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Australian Rail Maps
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Helping travellers discover Australia by train and public transport
Helping travellers discover Australia by train and public transport

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Today's historic photo of the day takes us back to November 16 1985. We see the railway station at Bethungra on the NSW main South railway - the main line between Sydney and Melbourne. It's unclear whether the station was still in use at this time, but if so it was in its last month. The June 4 1984 timetable shows the overnight 'South XPT' would stop at Bethungra if a passenger wished to board or alight, but the timetable that came in to effect December 15 1985 no longer listed the South XPT and did not list Bethungra as a stop for any trains. Today, all station buildings, platforms and semaphore signals are long gone, but Bethungra is still to this day a place well worth a visit for that great railway oddity - the Bethungra spiral. 
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Today for our historic photo of the day we visit Ferny Grove station in Brisbane's North-Western suburbs. Suburban electric train no 52 waits at the platform before starting its return run in to Brisbane. Ferny Grove is the current terminus of the line which once ran to Dayboro', the line was closed beyond Ferny Grove in 1955 and then electrified in the 1970s. Since this photo was taken, the outer section of the line from Mitchelton to Ferny Grove has been duplicated and Ferny Grove station upgraded. A photo from the same location today would look much more suburban, and you will no longer see the manual point lever frame in the foreground.
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Our historic photo of the day is of Werris Creek railway station taken on April 1, 2007 (no AFDJ). Werris Creek was a significant railway town; positioned at the junction of the NSW Great Northern and Mail North-West Railways, it was a bustling hub of railway activity. Indeed to some extent it still is. The station is an unusual design, being located inside the track junction the platform and the station buildings are V-shaped. The station is served today by a daily NSW Trainlink Xplorer train service from Sydney that divides at Werris Creek on its way north to Armidale and Moree. The two trains amalgamate at Werris Creek on their way South. The North-West line carries significant coal traffic and some agricultural produce too, but apart from the daily passenger service the Mail North line sadly sees little if any rail traffic these days.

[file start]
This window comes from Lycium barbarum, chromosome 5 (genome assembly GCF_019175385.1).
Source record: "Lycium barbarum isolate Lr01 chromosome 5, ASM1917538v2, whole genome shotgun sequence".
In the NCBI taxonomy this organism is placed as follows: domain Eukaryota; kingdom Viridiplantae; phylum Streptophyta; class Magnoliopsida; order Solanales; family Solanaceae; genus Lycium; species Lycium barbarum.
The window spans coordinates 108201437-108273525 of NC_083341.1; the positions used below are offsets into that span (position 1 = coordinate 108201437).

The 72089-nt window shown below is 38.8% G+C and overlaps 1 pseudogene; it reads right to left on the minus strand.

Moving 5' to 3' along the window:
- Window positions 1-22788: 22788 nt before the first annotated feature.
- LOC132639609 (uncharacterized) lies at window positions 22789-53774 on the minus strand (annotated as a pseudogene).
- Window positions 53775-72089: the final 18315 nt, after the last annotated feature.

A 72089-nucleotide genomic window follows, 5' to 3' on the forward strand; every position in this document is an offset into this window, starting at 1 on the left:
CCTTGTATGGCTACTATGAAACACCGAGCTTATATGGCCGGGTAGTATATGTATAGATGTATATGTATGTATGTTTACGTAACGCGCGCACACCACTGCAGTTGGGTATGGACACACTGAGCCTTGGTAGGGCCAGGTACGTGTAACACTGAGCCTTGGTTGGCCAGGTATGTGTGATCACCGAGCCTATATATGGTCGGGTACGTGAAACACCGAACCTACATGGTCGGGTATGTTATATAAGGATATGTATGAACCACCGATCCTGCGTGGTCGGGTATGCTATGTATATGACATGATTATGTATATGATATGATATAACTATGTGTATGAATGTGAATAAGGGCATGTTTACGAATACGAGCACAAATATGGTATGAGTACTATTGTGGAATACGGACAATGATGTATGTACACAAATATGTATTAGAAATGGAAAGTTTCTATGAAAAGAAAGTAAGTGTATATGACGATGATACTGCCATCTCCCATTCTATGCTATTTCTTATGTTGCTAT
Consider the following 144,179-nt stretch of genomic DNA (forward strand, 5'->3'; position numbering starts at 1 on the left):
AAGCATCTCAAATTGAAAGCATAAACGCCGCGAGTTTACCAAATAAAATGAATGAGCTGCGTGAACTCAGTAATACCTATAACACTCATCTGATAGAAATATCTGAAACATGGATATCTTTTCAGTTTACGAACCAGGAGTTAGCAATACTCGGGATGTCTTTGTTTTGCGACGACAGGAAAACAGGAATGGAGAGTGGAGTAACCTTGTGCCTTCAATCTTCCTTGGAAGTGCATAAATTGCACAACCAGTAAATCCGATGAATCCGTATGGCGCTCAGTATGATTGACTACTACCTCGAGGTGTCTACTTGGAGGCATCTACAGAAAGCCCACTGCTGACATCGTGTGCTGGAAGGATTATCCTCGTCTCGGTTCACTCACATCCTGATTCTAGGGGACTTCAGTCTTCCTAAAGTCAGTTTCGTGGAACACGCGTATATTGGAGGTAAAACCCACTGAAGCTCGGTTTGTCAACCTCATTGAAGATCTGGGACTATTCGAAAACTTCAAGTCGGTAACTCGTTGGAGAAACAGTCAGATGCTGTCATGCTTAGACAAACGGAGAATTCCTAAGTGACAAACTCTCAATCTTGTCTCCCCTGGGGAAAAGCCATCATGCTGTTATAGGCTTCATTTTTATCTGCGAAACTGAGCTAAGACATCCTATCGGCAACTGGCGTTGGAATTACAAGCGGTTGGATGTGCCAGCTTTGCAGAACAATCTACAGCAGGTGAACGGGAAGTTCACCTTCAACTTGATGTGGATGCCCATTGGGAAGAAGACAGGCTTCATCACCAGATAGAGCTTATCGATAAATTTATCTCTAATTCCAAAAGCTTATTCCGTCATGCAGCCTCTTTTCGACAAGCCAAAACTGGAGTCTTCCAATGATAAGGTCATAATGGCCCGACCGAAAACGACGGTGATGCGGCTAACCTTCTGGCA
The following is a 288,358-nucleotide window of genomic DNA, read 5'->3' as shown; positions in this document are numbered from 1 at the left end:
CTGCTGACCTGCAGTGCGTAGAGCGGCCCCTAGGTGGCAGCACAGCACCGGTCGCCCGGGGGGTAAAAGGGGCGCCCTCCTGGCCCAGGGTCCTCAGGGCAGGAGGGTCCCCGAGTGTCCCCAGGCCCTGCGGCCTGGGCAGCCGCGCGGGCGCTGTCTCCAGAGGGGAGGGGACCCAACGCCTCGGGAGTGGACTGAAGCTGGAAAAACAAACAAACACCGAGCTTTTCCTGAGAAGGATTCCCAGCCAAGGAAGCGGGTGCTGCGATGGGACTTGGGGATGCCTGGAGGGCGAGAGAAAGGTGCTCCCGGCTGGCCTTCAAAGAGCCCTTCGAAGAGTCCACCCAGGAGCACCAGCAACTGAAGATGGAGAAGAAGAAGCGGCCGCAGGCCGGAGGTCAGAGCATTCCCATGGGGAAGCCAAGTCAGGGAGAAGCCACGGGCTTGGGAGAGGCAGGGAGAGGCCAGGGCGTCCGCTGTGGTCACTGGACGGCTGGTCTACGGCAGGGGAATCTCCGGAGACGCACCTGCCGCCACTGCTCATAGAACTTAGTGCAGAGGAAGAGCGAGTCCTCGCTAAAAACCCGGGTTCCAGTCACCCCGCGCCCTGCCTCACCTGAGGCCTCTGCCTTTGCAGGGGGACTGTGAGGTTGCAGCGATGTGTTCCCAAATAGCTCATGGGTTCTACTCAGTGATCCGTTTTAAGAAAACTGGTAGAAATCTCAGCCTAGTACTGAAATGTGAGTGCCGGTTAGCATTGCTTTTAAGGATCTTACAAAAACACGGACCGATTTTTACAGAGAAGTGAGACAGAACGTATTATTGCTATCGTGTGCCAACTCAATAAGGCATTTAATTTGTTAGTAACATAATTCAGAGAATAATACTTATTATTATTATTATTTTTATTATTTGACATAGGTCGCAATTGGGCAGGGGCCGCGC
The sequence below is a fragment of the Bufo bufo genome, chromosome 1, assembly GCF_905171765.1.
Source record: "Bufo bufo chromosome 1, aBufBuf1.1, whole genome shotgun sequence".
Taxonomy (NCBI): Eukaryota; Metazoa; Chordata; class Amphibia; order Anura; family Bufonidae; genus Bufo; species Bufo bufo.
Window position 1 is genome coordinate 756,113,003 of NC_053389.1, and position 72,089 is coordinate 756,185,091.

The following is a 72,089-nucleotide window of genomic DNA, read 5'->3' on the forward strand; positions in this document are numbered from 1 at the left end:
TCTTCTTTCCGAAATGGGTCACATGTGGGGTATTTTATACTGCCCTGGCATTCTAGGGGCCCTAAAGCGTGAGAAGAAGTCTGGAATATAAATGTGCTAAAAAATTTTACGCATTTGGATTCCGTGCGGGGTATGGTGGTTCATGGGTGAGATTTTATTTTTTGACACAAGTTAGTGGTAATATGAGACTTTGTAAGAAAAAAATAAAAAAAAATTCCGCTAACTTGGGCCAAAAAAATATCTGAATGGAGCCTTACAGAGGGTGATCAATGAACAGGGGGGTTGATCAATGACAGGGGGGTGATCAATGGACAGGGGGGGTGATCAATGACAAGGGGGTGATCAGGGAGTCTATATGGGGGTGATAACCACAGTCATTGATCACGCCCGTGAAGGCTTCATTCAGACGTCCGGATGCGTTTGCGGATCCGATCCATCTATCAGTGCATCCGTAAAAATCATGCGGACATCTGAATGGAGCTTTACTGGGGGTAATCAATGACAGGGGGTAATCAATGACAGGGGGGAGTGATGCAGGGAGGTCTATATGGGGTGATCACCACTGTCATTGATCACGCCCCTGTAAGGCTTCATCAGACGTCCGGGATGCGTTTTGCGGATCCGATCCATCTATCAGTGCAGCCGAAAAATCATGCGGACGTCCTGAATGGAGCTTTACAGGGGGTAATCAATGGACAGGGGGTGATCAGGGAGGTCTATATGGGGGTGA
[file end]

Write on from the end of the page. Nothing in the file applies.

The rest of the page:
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Today's historic photo of the day is a tour train crossing the Snowy River trestle bridge at Orbost in Eastern Victoria. The photo was taken on January 16 1985. The train ran from Orbost to Bairnsdale then to Traralgon via Maffra. At that time the Orbost line was still open to freight traffic, but passenger trains no longer ran east of Bairnsdale. Today, the Orbost line is closed and lifted beyond Bairnsdale, as is the line via Maffra which this train travelled later in the day. Some of the magnificent wooden trestle bridges such as the one in this photo do however still stand. VLine today run three daily passenger trains from Melbourne as far east as Bairnsdale.
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Today's historic photo shows State Rail NSW train number S37, the Canberra Monaro Express from Sydney bound for Canberra and Cooma at Farrer loop between Bungendore and Queanbeyan on December 14 1985. Today, passenger trains still run through here, operated three times daily by NSW Trainlink Xplorer trains, although the trains no longer run to Cooma and Farrer crossing Loop itself has been de-commissioned